Cart functionality can also be integrated in a similar way. ‘Headless’ platforms such as moltin and JS-based carts such as Snipcart can bring promotions, checkout, payments, shipping, user authentication and all the other functionality required to offer a full transactional experience. And don’t be fooled into thinking that you’d be trading away flexibility either. These systems are capable, extendable and can integrate with 3rd party ERP/WMS/OMS systems as required — just like enterprise platforms that costs thousands per month and hundreds of thousands to build.

Putting it together

So we have the functionality we need to deliver a transactional site. How do we build it and how do we keep it up-to-date? How do we reflect the changes in stock described above?

In order to do this, our SSEA must meet certain criteria:

  • Speed: it should be able to generate a site build quickly. Even though changes to files may not be that frequent, when it does happen changes need to be reflected on the live site ASAP so as to avoid shopper frustration
  • Data: it must have a flexible data model that can support product information such as product details, stock levels and prices, but also content pages, blogs and menu systems.


When it comes to SSGs that run at speed, Hugo is the last word. I’d read about this and was keen to put it to the test. How long would it take to generate a sites-worth of product detail pages?

To measure this, I created some sample product data based on one of our clients’ sites. This site features content-rich PDPs, with content blocks dynamically included on the page based on the product’s attributes. On the site this is achieved through some Magento/Wordpress integration jiggery-pokery, but I found it was quite simple to replicate this using Hugo’s templating language.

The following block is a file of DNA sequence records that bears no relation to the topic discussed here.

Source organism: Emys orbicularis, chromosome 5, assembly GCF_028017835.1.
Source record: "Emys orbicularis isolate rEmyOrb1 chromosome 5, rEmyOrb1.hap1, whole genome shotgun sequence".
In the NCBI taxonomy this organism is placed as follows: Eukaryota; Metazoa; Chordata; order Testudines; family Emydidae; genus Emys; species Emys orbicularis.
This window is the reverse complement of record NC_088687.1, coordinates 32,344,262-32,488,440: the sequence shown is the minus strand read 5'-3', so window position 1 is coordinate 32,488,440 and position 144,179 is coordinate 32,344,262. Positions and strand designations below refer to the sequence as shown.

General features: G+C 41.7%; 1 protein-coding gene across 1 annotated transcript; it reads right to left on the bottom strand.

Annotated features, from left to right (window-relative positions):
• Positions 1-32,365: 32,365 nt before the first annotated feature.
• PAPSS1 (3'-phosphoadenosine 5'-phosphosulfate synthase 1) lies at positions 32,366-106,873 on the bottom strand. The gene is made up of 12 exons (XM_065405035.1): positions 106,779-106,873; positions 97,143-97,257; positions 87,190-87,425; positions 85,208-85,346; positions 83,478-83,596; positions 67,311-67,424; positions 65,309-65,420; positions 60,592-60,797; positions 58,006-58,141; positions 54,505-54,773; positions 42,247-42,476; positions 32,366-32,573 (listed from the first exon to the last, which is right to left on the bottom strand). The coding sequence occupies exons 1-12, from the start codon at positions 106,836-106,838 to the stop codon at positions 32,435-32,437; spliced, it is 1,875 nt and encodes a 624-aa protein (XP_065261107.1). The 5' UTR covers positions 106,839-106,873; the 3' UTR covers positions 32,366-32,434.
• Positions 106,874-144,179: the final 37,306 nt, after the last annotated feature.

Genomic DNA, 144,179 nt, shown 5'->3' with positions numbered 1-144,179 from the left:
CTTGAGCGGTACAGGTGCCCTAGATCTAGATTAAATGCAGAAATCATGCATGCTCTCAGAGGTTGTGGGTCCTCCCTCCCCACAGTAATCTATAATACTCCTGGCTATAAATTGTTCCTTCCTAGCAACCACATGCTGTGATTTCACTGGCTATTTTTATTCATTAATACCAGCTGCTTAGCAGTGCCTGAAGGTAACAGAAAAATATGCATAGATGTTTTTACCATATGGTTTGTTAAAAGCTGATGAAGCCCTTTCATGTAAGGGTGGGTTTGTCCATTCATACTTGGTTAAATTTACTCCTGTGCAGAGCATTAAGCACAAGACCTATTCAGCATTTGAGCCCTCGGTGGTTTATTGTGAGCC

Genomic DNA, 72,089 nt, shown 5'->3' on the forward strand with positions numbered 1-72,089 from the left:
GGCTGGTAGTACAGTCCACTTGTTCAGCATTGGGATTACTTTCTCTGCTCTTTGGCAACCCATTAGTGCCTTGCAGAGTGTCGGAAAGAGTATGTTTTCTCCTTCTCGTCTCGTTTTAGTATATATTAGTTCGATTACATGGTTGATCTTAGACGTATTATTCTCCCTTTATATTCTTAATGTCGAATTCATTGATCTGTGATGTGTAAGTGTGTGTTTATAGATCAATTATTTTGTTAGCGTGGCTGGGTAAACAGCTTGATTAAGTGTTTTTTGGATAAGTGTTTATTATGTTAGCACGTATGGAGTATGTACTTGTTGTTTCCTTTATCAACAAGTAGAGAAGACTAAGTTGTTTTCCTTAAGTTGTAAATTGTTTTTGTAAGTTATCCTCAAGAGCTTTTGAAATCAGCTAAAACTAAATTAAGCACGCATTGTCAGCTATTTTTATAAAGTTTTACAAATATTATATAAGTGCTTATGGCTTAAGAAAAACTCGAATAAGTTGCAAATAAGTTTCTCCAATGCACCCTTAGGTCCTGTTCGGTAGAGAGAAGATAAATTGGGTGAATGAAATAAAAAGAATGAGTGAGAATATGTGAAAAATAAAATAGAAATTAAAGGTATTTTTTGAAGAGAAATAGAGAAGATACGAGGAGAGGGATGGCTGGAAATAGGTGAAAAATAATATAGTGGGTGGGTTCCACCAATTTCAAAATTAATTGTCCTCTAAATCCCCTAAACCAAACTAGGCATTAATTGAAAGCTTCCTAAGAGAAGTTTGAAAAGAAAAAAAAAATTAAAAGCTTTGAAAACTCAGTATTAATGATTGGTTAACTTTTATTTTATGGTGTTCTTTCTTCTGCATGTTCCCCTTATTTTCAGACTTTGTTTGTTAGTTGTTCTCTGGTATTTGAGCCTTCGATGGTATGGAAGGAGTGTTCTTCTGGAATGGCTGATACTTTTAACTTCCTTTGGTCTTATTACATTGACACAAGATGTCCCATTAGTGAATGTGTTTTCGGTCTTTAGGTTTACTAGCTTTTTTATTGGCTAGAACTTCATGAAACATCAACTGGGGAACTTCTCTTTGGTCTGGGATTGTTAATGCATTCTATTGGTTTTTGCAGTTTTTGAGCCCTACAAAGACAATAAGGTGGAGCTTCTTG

Pulling through the product data into the template is simple enough:

Fitting: <strong>{{ .Params.fitting }}</strong> </br>
Last: <strong>{{ .Params.last }}</strong> </br>
English size: <strong>{{ .Params.uksize }}</strong> </br>
Sole: <strong>{{ .Params.sole }}</strong>

Adding logic to pull in includes/partials dynamically is a little more involved, but even a lapsed coder like myself I can manage it:

{{ $f1path := (print "shoefeatures/" $.Params.feature1 ".html") }}
{{ partial $f1path}}
{{ $f2path := (print "shoefeatures/" $.Params.feature2 ".html") }}
{{ partial $f2path}}
{{ $f3path := (print "shoefeatures/" $.Params.feature3 ".html") }}
{{ partial $f3path}}
{{ $f4path := (print "shoefeatures/" $.Params.feature4 ".html") }}
{{ partial $f4path}}

All we’re doing here is building paths to partials (includes) to bring in content in a (semi) dynamic fashion.


So — fairly involved, but how does it perform? I created 1,000 product content files (duplicates) — these are JSON files containing name, price, attributes, variant data etc. as ‘front matter’. These are piped into the templates and partials that transform them into HTML pages.

In addition to the 1000 product pages, Hugo also generated 50 list pages (20 products per page), and index page and an xml sitemap.

When I ran the Hugo build job, it knocked these out in less than a second — typically 720ms on a Macbook Pro to be precise:

Built site for language en:
0 draft content
0 future content
0 expired content
1000 regular pages created
8 other pages created
0 non-page files copied
50 paginator pages created
0 tags created
0 categories created
total in 724 ms

I found this very impressive. Though there are some caveats:

  • Complexity — whilst there are complications around these templates, the HTML itself is very basic — certainly not enough to deliver the kind of UI linked to above. That said, I did increase the complexity of the HTML iteratively whilst experimenting with this and there was a fairly minimal increase with each change.